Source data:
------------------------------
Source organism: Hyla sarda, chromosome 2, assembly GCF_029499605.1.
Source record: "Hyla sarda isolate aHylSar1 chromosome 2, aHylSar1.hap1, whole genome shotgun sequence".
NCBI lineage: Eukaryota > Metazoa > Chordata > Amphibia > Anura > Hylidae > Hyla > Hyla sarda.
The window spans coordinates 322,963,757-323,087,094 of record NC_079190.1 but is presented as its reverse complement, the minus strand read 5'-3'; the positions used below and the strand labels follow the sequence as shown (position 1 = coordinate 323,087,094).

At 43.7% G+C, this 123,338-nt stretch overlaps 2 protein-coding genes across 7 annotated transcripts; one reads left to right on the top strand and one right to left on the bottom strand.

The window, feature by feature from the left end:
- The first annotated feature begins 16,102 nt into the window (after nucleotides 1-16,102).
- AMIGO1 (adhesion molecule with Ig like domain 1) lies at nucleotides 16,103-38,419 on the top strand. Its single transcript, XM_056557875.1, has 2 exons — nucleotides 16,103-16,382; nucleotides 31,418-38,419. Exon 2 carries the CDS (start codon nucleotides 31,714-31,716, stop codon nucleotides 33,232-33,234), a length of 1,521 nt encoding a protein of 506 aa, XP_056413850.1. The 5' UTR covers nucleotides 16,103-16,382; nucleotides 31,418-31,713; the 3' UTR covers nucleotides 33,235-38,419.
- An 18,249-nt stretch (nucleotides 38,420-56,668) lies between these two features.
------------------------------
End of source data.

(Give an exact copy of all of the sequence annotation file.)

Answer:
Source organism: Hyla sarda, chromosome 2, assembly GCF_029499605.1.
Source record: "Hyla sarda isolate aHylSar1 chromosome 2, aHylSar1.hap1, whole genome shotgun sequence".
NCBI lineage: Eukaryota > Metazoa > Chordata > Amphibia > Anura > Hylidae > Hyla > Hyla sarda.
The window spans coordinates 322,963,757-323,087,094 of record NC_079190.1 but is presented as its reverse complement, the minus strand read 5'-3'; the positions used below and the strand labels follow the sequence as shown (position 1 = coordinate 323,087,094).

At 43.7% G+C, this 123,338-nt stretch overlaps 2 protein-coding genes across 7 annotated transcripts; one reads left to right on the top strand and one right to left on the bottom strand.

The window, feature by feature from the left end:
- The first annotated feature begins 16,102 nt into the window (after nucleotides 1-16,102).
- AMIGO1 (adhesion molecule with Ig like domain 1) lies at nucleotides 16,103-38,419 on the top strand. Its single transcript, XM_056557875.1, has 2 exons — nucleotides 16,103-16,382; nucleotides 31,418-38,419. Exon 2 carries the CDS (start codon nucleotides 31,714-31,716, stop codon nucleotides 33,232-33,234), a length of 1,521 nt encoding a protein of 506 aa, XP_056413850.1. The 5' UTR covers nucleotides 16,103-16,382; nucleotides 31,418-31,713; the 3' UTR covers nucleotides 33,235-38,419.
- An 18,249-nt stretch (nucleotides 38,420-56,668) lies between these two features.